Feelgood factor stories about dolphins videoed frolicking in Venice’s canals might now have been debunked as misplaced geographically – or wishful thinking. However, “fake news” aside, the reality – if there is one positive consequence of the otherwise tragic and devastating coronavirus pandemic – is that nature has had an unexpected opportunity to renew itself. Concerns about climate change and pollution remain, but at least there has been some temporal respite for wildlife.
In a news item titled “Marine Life Returns to Milan Canals as Coronavirus Shuts Down Tourism”, Yahoo noted that “some residents are taking a little solace in the positive effect the lockdown is having on the environment, including the return of fish and waterfowl to Milan”.
Giovanni Contrada was reported to have been out walking in Milan (on 17 March) when he recorded footage of clear water running through the Naviglio Grande canal (pictured here before the coronavirus outbreak). “Look at all the fish that have come back. How amazing is this,” he said, before panning his camera to show two ducks swimming by.
Yahoo said Contrada was not the only one noticing the return of wildlife to Italy’s waters, “with people spotting a dolphin in Cagliari, ducks in a fountain in Rome, and swans and fish in Venice”. But not dolphins in Venice…
A more academic tone was adopted by Freya Higgins-Desbiolles, a senior lecturer in tourism management, in an article for The Conversation published in March and titled, “The end of global travel as we know it: an opportunity for sustainable tourism”.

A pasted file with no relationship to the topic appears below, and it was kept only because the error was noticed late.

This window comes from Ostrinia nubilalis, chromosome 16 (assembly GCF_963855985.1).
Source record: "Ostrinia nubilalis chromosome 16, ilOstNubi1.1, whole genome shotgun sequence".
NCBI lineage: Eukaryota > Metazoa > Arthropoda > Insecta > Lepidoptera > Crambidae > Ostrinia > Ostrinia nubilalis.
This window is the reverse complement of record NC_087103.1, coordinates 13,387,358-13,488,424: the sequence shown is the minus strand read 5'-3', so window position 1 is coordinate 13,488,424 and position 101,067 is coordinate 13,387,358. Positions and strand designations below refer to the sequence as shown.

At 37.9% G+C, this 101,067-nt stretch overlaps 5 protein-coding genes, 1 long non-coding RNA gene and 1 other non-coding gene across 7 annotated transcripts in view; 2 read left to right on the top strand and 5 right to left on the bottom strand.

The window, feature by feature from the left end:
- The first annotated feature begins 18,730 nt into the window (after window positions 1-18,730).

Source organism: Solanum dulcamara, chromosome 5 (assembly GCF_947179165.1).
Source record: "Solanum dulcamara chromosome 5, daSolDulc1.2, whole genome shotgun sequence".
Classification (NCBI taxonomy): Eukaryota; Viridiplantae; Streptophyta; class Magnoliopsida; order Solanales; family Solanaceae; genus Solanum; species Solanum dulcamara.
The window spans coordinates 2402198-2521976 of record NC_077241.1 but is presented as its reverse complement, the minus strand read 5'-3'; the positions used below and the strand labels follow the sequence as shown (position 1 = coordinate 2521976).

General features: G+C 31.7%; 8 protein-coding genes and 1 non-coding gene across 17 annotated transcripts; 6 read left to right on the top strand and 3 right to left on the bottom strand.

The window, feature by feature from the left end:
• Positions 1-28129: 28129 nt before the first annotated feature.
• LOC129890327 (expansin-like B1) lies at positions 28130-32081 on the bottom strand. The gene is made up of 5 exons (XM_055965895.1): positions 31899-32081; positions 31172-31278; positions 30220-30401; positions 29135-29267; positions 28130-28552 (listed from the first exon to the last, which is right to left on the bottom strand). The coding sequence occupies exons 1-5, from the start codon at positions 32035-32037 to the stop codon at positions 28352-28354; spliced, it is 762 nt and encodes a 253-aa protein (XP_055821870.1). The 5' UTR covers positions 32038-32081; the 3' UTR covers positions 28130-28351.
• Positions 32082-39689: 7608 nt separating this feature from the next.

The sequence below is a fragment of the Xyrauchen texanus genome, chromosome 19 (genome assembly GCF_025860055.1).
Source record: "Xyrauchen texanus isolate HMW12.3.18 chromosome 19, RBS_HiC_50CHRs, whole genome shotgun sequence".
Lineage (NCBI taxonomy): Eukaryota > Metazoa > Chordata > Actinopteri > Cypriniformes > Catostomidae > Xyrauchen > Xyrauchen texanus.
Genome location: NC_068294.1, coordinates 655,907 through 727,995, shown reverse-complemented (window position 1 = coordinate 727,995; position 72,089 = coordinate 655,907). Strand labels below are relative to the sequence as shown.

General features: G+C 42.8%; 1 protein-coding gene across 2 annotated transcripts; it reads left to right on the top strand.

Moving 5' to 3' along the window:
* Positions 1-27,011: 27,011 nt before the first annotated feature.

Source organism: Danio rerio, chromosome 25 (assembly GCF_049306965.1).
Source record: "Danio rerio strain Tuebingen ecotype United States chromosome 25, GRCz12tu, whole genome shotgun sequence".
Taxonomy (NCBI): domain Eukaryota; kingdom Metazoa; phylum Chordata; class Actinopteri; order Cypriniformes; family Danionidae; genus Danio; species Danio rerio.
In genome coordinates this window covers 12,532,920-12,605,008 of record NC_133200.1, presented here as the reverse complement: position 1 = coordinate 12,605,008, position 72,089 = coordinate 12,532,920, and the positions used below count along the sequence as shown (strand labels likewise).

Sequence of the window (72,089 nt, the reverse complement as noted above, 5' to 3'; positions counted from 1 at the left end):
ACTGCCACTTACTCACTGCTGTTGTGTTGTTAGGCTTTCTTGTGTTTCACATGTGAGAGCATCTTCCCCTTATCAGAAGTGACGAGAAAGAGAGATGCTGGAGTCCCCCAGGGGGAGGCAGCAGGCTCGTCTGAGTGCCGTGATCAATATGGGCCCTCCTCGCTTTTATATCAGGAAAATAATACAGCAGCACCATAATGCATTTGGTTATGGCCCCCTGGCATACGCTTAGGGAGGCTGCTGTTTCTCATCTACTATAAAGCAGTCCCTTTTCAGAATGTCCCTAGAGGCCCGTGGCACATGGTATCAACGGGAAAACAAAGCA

“The COVID-19 crisis has the global travel industry… in uncharted territory,” she wrote. “Nations are shutting their borders. Airlines face bankruptcy. Ports are refusing entry to cruise ships, threatening the very basis of the cruise business model. Associated hospitality, arts and cultural industries are threatened. Major events are being cancelled. Tourist seasons in many tourist destinations are collapsing. Vulnerable workers on casual, seasonal or gig contracts are suffering. It seems an epic disaster. But is it?”
As human activities would need to change for the world to avoid the worst effects of human-induced climate change, she noted, “the coronavirus crisis might offer us an unexpected opportunity.
“Crisis invites creativity. Grounded business travellers are realising virtual business meetings work satisfactorily. Conferences are reorganising for virtual sessions. Arts and cultural events and institutions are turning to live streaming to connect with audiences.
“In Italian cities under lockdown, residents have come out on their balconies to create music as a community. Local cafes and food co-ops, including my local, are reaching out with support for the community’s marginalised and elderly to ensure they are not forgotten.”
For Freya Higgins-Desbiolles, the public health crisis serves to remind us that our well-being depends on being part of a community, not on being consumers. “After this crisis passes… we might learn that not travelling long distances didn’t stop us travelling; it just enlivened us to the richness of local travel.”
If you are looking for environmentally-friendly “local” (as in European) travel when the coronavirus crisis has ended, Milan has some stunning natural areas for tourists to explore. Check our guide here.